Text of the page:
If Monday night's win over the Los Angeles Lakers was the early flash of raw potential for the Kings, Tuesday night's loss at Portland was the reminder that there is still learning to be done.
Coach Paul Westphal said Wednesday the Kings' offense stalled in the second half of their 101-79 loss to Portland after the Trail Blazers began taking away the first option in their offensive sets.
Westphal said the Kings haven't fully grasped how to adapt to that kind of situation.
The team's practice session on its off-day was light on action and heavy on instruction, with coaches taking an active role in demonstrations.
"It's not that the team doesn't want to run the offense, it just isn't second nature to them yet," Westphal said. "They don't quite know what to do (when a play breaks down), so the default position is, 'I've got to take my man one-on-one.'
"We understand that, and some times it's better than others," he said. "But once we understand where the backdoors are, and that if they take away this it means they're giving us something else, it'll be beautiful to watch. But in the meantime it can be ugly."
The learning curve, of course, must be navigated on the fly. After struggling against Portland's stout defense, the Kings turn around tonight and play one of the league's best defensive teams in the Chicago Bulls.
The Bulls (1-1) led the league last season in opponents' shooting percentage, and were the NBA's second-best team in terms of points allowed. They return four of their starters, plus the addition of 6-foot-7 Richard Hamilton at shooting guard.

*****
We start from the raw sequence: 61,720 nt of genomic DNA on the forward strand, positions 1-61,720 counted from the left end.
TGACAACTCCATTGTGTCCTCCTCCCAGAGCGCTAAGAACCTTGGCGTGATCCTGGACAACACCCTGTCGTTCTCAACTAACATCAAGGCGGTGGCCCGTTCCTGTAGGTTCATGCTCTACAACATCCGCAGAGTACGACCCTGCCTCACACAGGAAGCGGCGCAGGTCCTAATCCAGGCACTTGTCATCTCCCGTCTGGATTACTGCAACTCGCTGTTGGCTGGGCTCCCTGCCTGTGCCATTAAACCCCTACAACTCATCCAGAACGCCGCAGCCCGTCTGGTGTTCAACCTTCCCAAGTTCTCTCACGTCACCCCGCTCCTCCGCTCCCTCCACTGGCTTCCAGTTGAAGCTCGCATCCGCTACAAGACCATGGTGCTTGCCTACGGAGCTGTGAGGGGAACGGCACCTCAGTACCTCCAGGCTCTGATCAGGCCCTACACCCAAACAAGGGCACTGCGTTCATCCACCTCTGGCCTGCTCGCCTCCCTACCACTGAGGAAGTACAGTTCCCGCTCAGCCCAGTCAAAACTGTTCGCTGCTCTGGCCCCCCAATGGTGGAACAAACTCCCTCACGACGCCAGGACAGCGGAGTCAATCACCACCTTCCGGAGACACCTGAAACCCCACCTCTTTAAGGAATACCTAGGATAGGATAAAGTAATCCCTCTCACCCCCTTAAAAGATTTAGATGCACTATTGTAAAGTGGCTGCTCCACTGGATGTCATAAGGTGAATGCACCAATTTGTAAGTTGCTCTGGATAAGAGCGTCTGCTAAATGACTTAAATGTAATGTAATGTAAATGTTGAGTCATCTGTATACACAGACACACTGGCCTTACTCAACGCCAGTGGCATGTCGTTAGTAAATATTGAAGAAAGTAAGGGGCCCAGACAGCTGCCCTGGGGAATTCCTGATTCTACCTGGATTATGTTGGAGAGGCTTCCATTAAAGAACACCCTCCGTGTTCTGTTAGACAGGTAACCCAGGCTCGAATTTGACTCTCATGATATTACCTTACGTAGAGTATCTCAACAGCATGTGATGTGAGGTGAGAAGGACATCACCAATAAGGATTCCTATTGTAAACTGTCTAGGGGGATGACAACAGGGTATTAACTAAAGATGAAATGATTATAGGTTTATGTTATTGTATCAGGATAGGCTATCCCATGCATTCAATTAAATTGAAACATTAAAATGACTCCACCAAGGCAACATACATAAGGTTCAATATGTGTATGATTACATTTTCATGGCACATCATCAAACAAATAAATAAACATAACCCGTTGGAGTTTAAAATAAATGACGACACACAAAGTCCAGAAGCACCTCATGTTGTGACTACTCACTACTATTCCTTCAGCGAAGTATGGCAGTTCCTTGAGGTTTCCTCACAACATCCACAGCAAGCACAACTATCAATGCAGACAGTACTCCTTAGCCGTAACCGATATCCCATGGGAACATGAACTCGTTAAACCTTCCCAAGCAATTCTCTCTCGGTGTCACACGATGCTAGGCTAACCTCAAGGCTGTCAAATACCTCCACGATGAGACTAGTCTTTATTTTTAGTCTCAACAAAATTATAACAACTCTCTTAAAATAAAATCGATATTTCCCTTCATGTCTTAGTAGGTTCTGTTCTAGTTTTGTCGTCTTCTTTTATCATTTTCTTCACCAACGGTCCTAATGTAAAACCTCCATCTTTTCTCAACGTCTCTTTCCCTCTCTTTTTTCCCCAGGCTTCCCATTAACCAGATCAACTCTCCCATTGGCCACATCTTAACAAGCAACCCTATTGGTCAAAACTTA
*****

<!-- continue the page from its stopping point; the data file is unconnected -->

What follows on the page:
Kings players agree they resorted too quickly to one-on-one matchups when the Trail Blazers knocked them out of their offense. Guard Tyreke Evans, who was held to just four points against Portland and had five turnovers, was candid when asked what the preferred reaction would be.
"I mean, you're supposed to screen and cut and pass, but like I said, training camp, I think guys, we don't really know the plays that well," Evans said. "So it's something we've just got to worry about keep getting better at."
Forward John Salmons said it's hard to develop a timeline for players to absorb the offense.
"It depends on individuals, each individual how fast we pick it up," he said. "Just got to continue to keep working on it in practice every day."
The Kings are certainly not alone in exhibiting growing pains following the short training camp.
The Bulls, who lost 99-91 to the Golden State Warriors on Monday night, have allowed their two opponents this season to shoot a combined 47.1 percent from the field and needed a game-winning runner from guard Derrick Rose to beat the Lakers on Christmas.
The Kings had 20 turnovers and just 11 assists against the Trail Blazers, and they shot 9 of 38 from the field in the second half.
Guard Marcus Thornton, though, said he doesn't see reason for concern this early in the season.
"I think we just got away from what we were doing the second half," Thornton said. "We have to stick together even more, trust each other even more, and run the offense. It's early, but that's no excuse."